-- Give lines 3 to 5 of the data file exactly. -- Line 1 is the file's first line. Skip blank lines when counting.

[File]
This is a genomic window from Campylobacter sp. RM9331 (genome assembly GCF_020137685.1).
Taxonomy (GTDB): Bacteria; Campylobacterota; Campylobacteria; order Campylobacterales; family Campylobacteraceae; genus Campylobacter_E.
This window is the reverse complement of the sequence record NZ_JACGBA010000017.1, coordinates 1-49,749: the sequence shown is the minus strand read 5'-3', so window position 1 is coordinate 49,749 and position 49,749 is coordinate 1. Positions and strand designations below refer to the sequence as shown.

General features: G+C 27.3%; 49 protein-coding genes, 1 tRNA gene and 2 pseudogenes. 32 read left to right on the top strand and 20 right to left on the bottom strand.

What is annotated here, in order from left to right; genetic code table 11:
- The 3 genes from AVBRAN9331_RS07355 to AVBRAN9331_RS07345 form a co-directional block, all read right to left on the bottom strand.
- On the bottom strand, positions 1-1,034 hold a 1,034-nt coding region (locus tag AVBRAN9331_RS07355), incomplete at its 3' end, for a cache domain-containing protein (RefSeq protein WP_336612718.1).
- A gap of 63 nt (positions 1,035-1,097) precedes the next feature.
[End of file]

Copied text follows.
This window is the reverse complement of the sequence record NZ_JACGBA010000017.1, coordinates 1-49,749: the sequence shown is the minus strand read 5'-3', so window position 1 is coordinate 49,749 and position 49,749 is coordinate 1. Positions and strand designations below refer to the sequence as shown.

General features: G+C 27.3%; 49 protein-coding genes, 1 tRNA gene and 2 pseudogenes. 32 read left to right on the top strand and 20 right to left on the bottom strand.

What is annotated here, in order from left to right; genetic code table 11: